A look at faith, a slap at morality

For a while now, D.C.’s Cherry Red Productions has been touting itself as the city’s only theater company dedicated to Jesus, and it’s finally making good on its promise.

Cherry Red’s new play, “Anger Box,” is a collection of 10 monologues by playwright Jeff Goode (of “Poona the Fuckdog and Other Plays for Children” fame). It takes a long, hard look at God – and fisting Satan with a hockey mitt and wanting to birth the Pope’s illegitimate child – with gusto that only Cherry Red could muster.

The phrase “If you like, you can pretend that none of this is really happening, is displayed on the first page of the play’s program. While this announcement may be a tad self-aware, “Anger Box” does raise interesting questions, even if it doesn’t answer them.

“Anger Box” is book-ended by two especially serious monologues that serve to maintain the gravity of the play’s purpose while it takes some distinctly Cherry Red-esque diversions.

Jason Milner, stepping out of his usual role as stage manager, performs the first monologue, appropriately titled “Anger Box.” This is perhaps the play’s strongest piece.

Milner plays the classic everyman, discussing the gas station attendant who was shot not too far from his home. As Milner speaks, the many layers of hate, resentment, fear and shame that surround both his situation and the general relationship between working Americans and working immigrants begin to unfurl. Yeah, it’s a shame the attendant got shot, but no one really liked him, and it’s hard to start a business these days – and why did he get to be the successful one? And so what if my date with his daughter didn’t go ‘well’? These are the American everyman’s thoughts. Milner’s unassuming demeanor lends the monologue a chilling resonance that manages to hang over the rest of the play.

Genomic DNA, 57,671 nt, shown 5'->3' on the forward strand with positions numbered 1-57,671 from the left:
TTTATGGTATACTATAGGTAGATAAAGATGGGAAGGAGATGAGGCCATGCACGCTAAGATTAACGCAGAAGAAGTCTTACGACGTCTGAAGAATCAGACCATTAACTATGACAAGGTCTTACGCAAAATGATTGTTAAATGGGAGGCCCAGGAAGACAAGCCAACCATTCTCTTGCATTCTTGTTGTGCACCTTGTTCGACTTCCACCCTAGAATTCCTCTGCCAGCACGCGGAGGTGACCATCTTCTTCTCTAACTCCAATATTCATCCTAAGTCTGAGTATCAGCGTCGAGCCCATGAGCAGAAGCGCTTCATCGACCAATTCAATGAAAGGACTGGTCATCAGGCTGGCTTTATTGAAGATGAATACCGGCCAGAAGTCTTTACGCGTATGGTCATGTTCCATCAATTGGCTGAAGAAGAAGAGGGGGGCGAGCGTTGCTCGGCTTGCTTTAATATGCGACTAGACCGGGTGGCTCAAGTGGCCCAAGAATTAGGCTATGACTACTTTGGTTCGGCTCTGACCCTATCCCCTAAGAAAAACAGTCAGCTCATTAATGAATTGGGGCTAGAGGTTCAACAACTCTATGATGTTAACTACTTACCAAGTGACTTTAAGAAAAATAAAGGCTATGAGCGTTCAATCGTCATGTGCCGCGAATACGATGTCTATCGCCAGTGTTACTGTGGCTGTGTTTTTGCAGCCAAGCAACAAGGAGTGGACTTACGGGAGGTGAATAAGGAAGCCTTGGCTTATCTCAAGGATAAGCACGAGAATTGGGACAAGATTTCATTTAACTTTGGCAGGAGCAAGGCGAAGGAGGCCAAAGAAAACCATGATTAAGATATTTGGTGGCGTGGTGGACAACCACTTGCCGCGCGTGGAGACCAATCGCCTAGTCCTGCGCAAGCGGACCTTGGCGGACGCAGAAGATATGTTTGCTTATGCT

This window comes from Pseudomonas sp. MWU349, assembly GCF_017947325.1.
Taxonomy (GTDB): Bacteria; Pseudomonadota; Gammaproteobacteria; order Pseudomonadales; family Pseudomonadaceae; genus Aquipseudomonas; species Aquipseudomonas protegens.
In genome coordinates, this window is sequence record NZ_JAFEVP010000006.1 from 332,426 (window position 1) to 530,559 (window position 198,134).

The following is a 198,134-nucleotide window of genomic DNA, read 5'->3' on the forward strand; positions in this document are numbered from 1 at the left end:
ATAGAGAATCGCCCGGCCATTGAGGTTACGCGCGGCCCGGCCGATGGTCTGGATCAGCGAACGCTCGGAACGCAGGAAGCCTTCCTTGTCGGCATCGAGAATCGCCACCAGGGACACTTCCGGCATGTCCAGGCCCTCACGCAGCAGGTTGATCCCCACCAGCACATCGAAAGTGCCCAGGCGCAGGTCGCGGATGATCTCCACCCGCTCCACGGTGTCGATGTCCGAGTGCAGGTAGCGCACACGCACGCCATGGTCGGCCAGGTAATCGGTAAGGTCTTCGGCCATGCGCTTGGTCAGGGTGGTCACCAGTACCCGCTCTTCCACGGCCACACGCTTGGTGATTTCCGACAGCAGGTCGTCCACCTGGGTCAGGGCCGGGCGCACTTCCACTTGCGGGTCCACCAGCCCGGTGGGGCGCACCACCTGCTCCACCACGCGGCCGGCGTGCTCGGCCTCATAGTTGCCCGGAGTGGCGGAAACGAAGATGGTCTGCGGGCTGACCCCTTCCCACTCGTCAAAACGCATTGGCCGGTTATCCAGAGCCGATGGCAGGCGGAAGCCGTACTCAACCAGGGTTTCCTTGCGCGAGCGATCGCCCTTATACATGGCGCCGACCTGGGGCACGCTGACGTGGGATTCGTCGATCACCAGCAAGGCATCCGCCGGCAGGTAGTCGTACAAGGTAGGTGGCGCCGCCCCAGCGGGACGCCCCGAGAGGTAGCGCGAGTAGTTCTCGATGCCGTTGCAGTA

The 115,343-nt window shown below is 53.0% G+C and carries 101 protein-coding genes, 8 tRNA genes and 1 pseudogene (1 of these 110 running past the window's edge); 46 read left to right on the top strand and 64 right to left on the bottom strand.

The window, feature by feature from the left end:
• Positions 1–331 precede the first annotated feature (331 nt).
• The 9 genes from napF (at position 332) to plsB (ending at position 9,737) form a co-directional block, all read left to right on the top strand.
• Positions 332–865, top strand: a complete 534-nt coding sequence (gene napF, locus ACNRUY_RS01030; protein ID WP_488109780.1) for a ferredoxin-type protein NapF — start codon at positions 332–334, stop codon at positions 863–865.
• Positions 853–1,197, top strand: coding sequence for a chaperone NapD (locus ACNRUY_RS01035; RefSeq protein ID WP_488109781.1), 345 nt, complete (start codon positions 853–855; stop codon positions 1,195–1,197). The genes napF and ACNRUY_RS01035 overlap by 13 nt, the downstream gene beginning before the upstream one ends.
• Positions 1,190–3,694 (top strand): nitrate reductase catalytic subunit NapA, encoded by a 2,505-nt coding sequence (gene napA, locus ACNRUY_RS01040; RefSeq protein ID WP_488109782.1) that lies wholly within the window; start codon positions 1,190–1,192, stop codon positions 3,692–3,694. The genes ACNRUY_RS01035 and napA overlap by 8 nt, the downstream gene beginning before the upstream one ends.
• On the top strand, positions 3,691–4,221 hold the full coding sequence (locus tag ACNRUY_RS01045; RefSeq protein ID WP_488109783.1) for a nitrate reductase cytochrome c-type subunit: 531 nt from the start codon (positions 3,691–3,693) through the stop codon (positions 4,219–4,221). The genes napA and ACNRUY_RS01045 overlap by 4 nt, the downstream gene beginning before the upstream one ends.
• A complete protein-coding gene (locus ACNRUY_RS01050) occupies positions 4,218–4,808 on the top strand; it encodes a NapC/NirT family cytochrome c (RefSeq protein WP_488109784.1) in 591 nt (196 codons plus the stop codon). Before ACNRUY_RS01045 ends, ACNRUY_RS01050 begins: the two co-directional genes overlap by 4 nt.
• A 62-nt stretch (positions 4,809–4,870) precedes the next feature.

“This Rock,” performed by Kathleen Akerley, sits on the other end of “Anger Box.” It is an unabashed meditation on faith, and the impossibility of faith, in a post-9/11 world. It is here that Goode’s impetus as a playwright becomes clear. September 11, in some shape or form, has been shamelessly invoked over the last two years to do a whole lot of things, not least of which is lend an air of gravity to otherwise empty and meaningless excuses for art. Its invocation at the end of “Anger Box,” then, is interesting but unnecessary.

Yes, the events of September 11, 2001, have undeniably raised questions of faith and morality for all sorts of people, but Goode does not need to say it so directly. Faith and morality have been suffering for a long time now, and his other monologues do more than enough to relay that point in more accessible ways.

Furthermore, the variety and humor of the other monologues does not structurally sustain such a grave ending. With titles such as “Santa Worship,” “Popophilia” and “Fucking Satan,” the play’s other pieces approach questions of faith and morality in a much more backhanded way. While “Anger Box” is serious, it is also subtle, and it is a shame the play’s closing monologue could not achieve that same resonance.

Still, “Anger Box” is worth seeing, and it does actually engage questions of morality, even if Jesus only comes up a couple of times.

In the end, perhaps the best point is made by Monique LaForce, playing a deliciously drunken goddess named Nike, when she says, “Jesus is just a catchphrase away from being nothing but a name on a pair of high-tech water skis.”

We all ask the same questions in slightly different forms, and “Anger Box” gives us 10 good examples.

“Anger Box” is playing at the Source Theater, at 1835 14th St. N.W., on Fridays and Saturdays at 11 p.m. Call 462-1073 for more information.

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